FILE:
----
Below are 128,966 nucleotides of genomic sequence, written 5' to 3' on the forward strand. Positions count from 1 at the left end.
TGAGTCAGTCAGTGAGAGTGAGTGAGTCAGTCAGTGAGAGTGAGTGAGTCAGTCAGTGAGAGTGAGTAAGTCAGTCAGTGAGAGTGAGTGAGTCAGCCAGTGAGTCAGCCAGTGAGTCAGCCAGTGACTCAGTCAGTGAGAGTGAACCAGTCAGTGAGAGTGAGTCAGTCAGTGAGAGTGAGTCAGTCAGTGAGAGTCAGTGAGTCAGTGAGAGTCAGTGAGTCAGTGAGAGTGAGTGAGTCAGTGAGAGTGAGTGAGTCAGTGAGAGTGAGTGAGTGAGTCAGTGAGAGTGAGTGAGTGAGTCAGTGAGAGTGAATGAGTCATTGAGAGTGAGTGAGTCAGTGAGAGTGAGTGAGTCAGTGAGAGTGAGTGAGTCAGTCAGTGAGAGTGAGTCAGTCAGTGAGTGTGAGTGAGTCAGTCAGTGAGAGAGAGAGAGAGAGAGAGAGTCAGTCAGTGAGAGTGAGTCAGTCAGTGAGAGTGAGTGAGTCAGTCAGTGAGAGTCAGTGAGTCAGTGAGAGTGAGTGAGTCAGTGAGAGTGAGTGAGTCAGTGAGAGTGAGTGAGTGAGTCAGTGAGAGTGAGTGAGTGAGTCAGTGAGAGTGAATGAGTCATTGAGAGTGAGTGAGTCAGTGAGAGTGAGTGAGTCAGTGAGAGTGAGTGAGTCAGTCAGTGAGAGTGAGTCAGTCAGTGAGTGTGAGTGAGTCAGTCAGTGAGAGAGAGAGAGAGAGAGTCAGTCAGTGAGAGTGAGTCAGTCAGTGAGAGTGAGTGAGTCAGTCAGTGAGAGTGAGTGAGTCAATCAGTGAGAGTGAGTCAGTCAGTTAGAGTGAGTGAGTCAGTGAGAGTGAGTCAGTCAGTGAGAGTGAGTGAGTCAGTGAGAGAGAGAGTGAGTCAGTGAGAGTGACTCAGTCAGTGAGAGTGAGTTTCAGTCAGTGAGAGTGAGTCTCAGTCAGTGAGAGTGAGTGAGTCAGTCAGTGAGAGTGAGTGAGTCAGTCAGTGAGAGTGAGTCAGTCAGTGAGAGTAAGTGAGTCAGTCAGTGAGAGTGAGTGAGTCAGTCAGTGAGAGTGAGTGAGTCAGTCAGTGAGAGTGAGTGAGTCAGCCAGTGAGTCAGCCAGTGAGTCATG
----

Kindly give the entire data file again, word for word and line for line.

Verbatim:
Below are 128,966 nucleotides of genomic sequence, written 5' to 3' on the forward strand. Positions count from 1 at the left end.
TGAGTCAGTCAGTGAGAGTGAGTGAGTCAGTCAGTGAGAGTGAGTGAGTCAGTCAGTGAGAGTGAGTAAGTCAGTCAGTGAGAGTGAGTGAGTCAGCCAGTGAGTCAGCCAGTGAGTCAGCCAGTGACTCAGTCAGTGAGAGTGAACCAGTCAGTGAGAGTGAGTCAGTCAGTGAGAGTGAGTCAGTCAGTGAGAGTCAGTGAGTCAGTGAGAGTCAGTGAGTCAGTGAGAGTGAGTGAGTCAGTGAGAGTGAGTGAGTCAGTGAGAGTGAGTGAGTGAGTCAGTGAGAGTGAGTGAGTGAGTCAGTGAGAGTGAATGAGTCATTGAGAGTGAGTGAGTCAGTGAGAGTGAGTGAGTCAGTGAGAGTGAGTGAGTCAGTCAGTGAGAGTGAGTCAGTCAGTGAGTGTGAGTGAGTCAGTCAGTGAGAGAGAGAGAGAGAGAGAGAGTCAGTCAGTGAGAGTGAGTCAGTCAGTGAGAGTGAGTGAGTCAGTCAGTGAGAGTCAGTGAGTCAGTGAGAGTGAGTGAGTCAGTGAGAGTGAGTGAGTCAGTGAGAGTGAGTGAGTGAGTCAGTGAGAGTGAGTGAGTGAGTCAGTGAGAGTGAATGAGTCATTGAGAGTGAGTGAGTCAGTGAGAGTGAGTGAGTCAGTGAGAGTGAGTGAGTCAGTCAGTGAGAGTGAGTCAGTCAGTGAGTGTGAGTGAGTCAGTCAGTGAGAGAGAGAGAGAGAGAGTCAGTCAGTGAGAGTGAGTCAGTCAGTGAGAGTGAGTGAGTCAGTCAGTGAGAGTGAGTGAGTCAATCAGTGAGAGTGAGTCAGTCAGTTAGAGTGAGTGAGTCAGTGAGAGTGAGTCAGTCAGTGAGAGTGAGTGAGTCAGTGAGAGAGAGAGTGAGTCAGTGAGAGTGACTCAGTCAGTGAGAGTGAGTTTCAGTCAGTGAGAGTGAGTCTCAGTCAGTGAGAGTGAGTGAGTCAGTCAGTGAGAGTGAGTGAGTCAGTCAGTGAGAGTGAGTCAGTCAGTGAGAGTAAGTGAGTCAGTCAGTGAGAGTGAGTGAGTCAGTCAGTGAGAGTGAGTGAGTCAGTCAGTGAGAGTGAGTGAGTCAGCCAGTGAGTCAGCCAGTGAGTCATG